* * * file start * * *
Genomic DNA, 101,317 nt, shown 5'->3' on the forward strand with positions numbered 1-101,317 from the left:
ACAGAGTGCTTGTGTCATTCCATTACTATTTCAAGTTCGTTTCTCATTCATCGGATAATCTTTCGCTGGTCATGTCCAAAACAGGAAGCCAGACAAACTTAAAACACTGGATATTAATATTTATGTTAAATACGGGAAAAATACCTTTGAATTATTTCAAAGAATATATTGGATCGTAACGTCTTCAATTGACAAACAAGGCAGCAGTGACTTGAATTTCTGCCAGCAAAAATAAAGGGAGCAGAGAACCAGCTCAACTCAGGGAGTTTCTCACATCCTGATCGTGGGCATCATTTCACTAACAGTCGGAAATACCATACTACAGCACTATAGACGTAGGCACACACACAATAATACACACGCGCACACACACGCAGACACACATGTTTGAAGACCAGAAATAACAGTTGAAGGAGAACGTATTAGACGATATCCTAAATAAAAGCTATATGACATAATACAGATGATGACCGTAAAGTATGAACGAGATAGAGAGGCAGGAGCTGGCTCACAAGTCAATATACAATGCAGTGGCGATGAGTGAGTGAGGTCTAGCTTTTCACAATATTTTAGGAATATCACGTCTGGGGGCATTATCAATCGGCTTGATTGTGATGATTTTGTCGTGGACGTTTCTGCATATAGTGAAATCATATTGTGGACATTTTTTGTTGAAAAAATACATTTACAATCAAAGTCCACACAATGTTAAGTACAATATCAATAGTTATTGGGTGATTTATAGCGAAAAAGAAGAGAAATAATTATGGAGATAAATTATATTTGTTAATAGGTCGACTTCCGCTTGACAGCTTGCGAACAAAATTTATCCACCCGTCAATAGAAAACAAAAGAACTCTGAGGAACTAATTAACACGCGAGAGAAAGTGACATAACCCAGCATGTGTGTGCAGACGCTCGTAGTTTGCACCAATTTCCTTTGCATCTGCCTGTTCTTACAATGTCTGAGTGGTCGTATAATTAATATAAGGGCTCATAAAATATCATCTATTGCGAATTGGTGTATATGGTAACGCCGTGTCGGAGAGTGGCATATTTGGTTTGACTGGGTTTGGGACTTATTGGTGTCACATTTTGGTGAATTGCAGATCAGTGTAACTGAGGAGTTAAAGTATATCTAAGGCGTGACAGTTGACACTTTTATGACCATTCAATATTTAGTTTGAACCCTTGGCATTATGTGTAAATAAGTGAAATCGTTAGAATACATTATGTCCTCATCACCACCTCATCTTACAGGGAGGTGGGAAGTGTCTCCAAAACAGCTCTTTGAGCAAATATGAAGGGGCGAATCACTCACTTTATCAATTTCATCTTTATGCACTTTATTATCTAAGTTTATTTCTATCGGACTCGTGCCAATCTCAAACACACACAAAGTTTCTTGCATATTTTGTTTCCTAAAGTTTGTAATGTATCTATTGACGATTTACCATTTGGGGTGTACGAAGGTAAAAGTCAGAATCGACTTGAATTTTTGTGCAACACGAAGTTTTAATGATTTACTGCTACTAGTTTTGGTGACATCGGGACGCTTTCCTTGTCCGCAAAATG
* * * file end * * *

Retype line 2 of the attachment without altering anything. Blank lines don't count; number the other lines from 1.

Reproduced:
ACAGAGTGCTTGTGTCATTCCATTACTATTTCAAGTTCGTTTCTCATTCATCGGATAATCTTTCGCTGGTCATGTCCAAAACAGGAAGCCAGACAAACTTAAAACACTGGATATTAATATTTATGTTAAATACGGGAAAAATACCTTTGAATTATTTCAAAGAATATATTGGATCGTAACGTCTTCAATTGACAAACAAGGCAGCAGTGACTTGAATTTCTGCCAGCAAAAATAAAGGGAGCAGAGAACCAGCTCAACTCAGGGAGTTTCTCACATCCTGATCGTGGGCATCATTTCACTAACAGTCGGAAATACCATACTACAGCACTATAGACGTAGGCACACACACAATAATACACACGCGCACACACACGCAGACACACATGTTTGAAGACCAGAAATAACAGTTGAAGGAGAACGTATTAGACGATATCCTAAATAAAAGCTATATGACATAATACAGATGATGACCGTAAAGTATGAACGAGATAGAGAGGCAGGAGCTGGCTCACAAGTCAATATACAATGCAGTGGCGATGAGTGAGTGAGGTCTAGCTTTTCACAATATTTTAGGAATATCACGTCTGGGGGCATTATCAATCGGCTTGATTGTGATGATTTTGTCGTGGACGTTTCTGCATATAGTGAAATCATATTGTGGACATTTTTTGTTGAAAAAATACATTTACAATCAAAGTCCACACAATGTTAAGTACAATATCAATAGTTATTGGGTGATTTATAGCGAAAAAGAAGAGAAATAATTATGGAGATAAATTATATTTGTTAATAGGTCGACTTCCGCTTGACAGCTTGCGAACAAAATTTATCCACCCGTCAATAGAAAACAAAAGAACTCTGAGGAACTAATTAACACGCGAGAGAAAGTGACATAACCCAGCATGTGTGTGCAGACGCTCGTAGTTTGCACCAATTTCCTTTGCATCTGCCTGTTCTTACAATGTCTGAGTGGTCGTATAATTAATATAAGGGCTCATAAAATATCATCTATTGCGAATTGGTGTATATGGTAACGCCGTGTCGGAGAGTGGCATATTTGGTTTGACTGGGTTTGGGACTTATTGGTGTCACATTTTGGTGAATTGCAGATCAGTGTAACTGAGGAGTTAAAGTATATCTAAGGCGTGACAGTTGACACTTTTATGACCATTCAATATTTAGTTTGAACCCTTGGCATTATGTGTAAATAAGTGAAATCGTTAGAATACATTATGTCCTCATCACCACCTCATCTTACAGGGAGGTGGGAAGTGTCTCCAAAACAGCTCTTTGAGCAAATATGAAGGGGCGAATCACTCACTTTATCAATTTCATCTTTATGCACTTTATTATCTAAGTTTATTTCTATCGGACTCGTGCCAATCTCAAACACACACAAAGTTTCTTGCATATTTTGTTTCCTAAAGTTTGTAATGTATCTATTGACGATTTACCATTTGGGGTGTACGAAGGTAAAAGTCAGAATCGACTTGAATTTTTGTGCAACACGAAGTTTTAATGATTTACTGCTACTAGTTTTGGTGACATCGGGACGCTTTCCTTGTCCGCAAAATG